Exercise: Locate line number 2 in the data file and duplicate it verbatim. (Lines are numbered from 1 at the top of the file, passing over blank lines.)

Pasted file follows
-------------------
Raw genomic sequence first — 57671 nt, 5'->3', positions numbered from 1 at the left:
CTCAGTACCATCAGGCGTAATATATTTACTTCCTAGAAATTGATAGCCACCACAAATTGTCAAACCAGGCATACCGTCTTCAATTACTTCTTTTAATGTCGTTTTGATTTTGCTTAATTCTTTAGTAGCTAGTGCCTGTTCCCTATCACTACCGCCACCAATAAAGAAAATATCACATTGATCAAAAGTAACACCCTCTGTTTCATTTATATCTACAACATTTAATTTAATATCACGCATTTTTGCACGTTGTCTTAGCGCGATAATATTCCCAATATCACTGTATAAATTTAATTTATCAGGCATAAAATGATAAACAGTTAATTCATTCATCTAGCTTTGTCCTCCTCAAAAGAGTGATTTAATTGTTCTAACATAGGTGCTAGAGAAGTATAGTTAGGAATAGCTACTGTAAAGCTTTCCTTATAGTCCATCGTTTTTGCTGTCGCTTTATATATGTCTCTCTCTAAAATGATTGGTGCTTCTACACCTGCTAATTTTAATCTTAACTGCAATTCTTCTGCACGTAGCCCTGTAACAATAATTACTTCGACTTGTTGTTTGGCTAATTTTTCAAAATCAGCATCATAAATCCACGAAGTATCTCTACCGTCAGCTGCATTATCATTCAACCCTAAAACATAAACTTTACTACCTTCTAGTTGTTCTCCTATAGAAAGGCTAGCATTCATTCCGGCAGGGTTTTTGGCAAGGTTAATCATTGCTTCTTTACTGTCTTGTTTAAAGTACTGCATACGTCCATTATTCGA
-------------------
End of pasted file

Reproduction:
CTCAGTACCATCAGGCGTAATATATTTACTTCCTAGAAATTGATAGCCACCACAAATTGTCAAACCAGGCATACCGTCTTCAATTACTTCTTTTAATGTCGTTTTGATTTTGCTTAATTCTTTAGTAGCTAGTGCCTGTTCCCTATCACTACCGCCACCAATAAAGAAAATATCACATTGATCAAAAGTAACACCCTCTGTTTCATTTATATCTACAACATTTAATTTAATATCACGCATTTTTGCACGTTGTCTTAGCGCGATAATATTCCCAATATCACTGTATAAATTTAATTTATCAGGCATAAAATGATAAACAGTTAATTCATTCATCTAGCTTTGTCCTCCTCAAAAGAGTGATTTAATTGTTCTAACATAGGTGCTAGAGAAGTATAGTTAGGAATAGCTACTGTAAAGCTTTCCTTATAGTCCATCGTTTTTGCTGTCGCTTTATATATGTCTCTCTCTAAAATGATTGGTGCTTCTACACCTGCTAATTTTAATCTTAACTGCAATTCTTCTGCACGTAGCCCTGTAACAATAATTACTTCGACTTGTTGTTTGGCTAATTTTTCAAAATCAGCATCATAAATCCACGAAGTATCTCTACCGTCAGCTGCATTATCATTCAACCCTAAAACATAAACTTTACTACCTTCTAGTTGTTCTCCTATAGAAAGGCTAGCATTCATTCCGGCAGGGTTTTTGGCAAGGTTAATCATTGCTTCTTTACTGTCTTGTTTAAAGTACTGCATACGTCCATTATTCGA